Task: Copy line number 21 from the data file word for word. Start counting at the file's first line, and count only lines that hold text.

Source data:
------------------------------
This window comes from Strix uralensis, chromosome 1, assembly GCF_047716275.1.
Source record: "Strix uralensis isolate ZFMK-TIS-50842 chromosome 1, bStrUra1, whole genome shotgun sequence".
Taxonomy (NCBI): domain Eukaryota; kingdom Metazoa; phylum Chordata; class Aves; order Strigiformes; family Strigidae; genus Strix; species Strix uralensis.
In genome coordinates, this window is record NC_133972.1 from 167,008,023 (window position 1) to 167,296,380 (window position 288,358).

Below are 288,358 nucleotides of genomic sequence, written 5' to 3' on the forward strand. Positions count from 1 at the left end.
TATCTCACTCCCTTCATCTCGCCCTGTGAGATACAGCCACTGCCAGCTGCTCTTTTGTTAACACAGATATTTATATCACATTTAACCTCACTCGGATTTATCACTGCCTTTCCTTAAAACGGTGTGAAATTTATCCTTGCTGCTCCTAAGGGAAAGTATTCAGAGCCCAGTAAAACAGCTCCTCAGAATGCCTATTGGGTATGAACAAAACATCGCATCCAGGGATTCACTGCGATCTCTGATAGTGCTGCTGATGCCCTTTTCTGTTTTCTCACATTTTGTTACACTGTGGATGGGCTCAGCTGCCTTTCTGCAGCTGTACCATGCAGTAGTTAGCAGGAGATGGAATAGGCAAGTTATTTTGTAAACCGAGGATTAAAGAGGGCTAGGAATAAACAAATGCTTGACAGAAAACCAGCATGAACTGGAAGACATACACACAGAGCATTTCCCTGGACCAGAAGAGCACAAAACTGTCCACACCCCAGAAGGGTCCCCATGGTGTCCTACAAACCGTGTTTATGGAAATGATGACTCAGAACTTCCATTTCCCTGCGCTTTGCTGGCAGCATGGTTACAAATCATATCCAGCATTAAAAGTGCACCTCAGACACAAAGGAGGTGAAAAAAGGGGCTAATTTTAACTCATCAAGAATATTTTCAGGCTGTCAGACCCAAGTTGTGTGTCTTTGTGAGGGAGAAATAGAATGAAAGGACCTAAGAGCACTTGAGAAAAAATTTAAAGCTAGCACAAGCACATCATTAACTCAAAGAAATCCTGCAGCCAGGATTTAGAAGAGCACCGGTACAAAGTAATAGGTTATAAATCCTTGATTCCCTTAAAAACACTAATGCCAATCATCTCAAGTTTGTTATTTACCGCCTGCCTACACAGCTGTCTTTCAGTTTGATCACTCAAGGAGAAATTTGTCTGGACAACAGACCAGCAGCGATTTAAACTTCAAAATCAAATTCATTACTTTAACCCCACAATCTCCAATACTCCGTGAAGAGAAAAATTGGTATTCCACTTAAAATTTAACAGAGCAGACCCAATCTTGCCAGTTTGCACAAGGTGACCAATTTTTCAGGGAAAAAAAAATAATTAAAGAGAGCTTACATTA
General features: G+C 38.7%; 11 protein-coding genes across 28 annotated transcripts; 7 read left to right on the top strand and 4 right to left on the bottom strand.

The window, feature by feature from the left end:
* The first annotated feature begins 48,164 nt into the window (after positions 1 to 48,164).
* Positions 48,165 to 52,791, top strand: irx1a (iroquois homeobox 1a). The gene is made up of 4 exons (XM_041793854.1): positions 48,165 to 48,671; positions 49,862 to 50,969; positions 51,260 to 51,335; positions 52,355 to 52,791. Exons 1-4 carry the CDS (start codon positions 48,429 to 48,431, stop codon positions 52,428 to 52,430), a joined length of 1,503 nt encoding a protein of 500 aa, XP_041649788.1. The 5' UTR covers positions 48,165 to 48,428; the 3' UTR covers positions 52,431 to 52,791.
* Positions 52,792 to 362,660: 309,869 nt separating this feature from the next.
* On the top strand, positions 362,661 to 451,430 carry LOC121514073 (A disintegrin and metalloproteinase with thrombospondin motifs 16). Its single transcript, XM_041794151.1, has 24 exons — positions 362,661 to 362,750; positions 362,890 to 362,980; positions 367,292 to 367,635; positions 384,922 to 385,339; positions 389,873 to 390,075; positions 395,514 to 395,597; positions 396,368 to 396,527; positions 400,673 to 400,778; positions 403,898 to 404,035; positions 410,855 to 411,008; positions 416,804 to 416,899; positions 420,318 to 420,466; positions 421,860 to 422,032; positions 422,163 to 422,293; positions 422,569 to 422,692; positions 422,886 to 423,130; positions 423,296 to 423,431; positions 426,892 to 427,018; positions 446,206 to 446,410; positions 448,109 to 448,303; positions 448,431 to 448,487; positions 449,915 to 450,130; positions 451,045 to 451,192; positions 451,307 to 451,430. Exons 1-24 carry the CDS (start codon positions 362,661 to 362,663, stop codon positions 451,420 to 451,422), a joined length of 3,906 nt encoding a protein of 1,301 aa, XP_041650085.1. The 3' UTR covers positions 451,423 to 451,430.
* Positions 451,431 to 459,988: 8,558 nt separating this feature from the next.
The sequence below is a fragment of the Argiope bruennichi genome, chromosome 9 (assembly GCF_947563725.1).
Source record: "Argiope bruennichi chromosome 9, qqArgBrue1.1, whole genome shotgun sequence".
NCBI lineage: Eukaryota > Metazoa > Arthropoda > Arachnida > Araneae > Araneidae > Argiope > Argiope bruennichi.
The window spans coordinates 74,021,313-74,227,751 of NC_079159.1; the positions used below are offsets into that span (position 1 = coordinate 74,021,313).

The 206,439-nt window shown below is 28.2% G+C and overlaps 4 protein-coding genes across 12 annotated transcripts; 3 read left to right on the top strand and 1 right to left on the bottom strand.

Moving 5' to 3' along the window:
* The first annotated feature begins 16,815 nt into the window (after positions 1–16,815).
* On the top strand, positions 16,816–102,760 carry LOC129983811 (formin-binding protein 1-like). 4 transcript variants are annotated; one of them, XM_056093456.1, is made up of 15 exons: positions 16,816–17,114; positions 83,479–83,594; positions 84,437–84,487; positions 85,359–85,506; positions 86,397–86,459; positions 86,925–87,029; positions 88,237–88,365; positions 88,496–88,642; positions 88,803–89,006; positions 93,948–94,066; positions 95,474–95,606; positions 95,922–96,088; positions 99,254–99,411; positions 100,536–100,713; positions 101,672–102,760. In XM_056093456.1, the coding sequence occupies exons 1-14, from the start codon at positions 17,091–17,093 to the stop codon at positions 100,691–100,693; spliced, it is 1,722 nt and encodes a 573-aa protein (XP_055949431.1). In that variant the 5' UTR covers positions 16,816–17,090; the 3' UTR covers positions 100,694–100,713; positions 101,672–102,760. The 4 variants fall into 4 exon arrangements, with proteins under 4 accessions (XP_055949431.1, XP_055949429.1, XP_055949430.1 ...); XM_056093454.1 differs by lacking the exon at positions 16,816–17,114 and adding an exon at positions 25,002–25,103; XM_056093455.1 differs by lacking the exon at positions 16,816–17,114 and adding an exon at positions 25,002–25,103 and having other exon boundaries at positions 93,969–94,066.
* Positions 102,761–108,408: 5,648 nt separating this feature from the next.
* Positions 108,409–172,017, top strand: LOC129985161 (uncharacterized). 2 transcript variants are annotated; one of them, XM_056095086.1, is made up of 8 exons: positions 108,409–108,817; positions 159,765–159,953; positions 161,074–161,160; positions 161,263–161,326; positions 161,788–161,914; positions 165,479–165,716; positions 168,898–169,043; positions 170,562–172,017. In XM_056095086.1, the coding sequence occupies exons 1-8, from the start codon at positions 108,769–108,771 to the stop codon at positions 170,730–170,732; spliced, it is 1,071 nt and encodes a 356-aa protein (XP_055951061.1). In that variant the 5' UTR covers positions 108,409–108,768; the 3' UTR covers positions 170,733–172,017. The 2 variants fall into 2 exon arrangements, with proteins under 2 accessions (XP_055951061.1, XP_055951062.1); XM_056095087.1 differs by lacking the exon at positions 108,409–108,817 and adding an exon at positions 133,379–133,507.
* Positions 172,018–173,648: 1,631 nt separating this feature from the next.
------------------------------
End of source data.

* On the top strand, positions 16,816–102,760 carry LOC129983811 (formin-binding protein 1-like). 4 transcript variants are annotated; one of them, XM_056093456.1, is made up of 15 exons: positions 16,816–17,114; positions 83,479–83,594; positions 84,437–84,487; positions 85,359–85,506; positions 86,397–86,459; positions 86,925–87,029; positions 88,237–88,365; positions 88,496–88,642; positions 88,803–89,006; positions 93,948–94,066; positions 95,474–95,606; positions 95,922–96,088; positions 99,254–99,411; positions 100,536–100,713; positions 101,672–102,760. In XM_056093456.1, the coding sequence occupies exons 1-14, from the start codon at positions 17,091–17,093 to the stop codon at positions 100,691–100,693; spliced, it is 1,722 nt and encodes a 573-aa protein (XP_055949431.1). In that variant the 5' UTR covers positions 16,816–17,090; the 3' UTR covers positions 100,694–100,713; positions 101,672–102,760. The 4 variants fall into 4 exon arrangements, with proteins under 4 accessions (XP_055949431.1, XP_055949429.1, XP_055949430.1 ...); XM_056093454.1 differs by lacking the exon at positions 16,816–17,114 and adding an exon at positions 25,002–25,103; XM_056093455.1 differs by lacking the exon at positions 16,816–17,114 and adding an exon at positions 25,002–25,103 and having other exon boundaries at positions 93,969–94,066.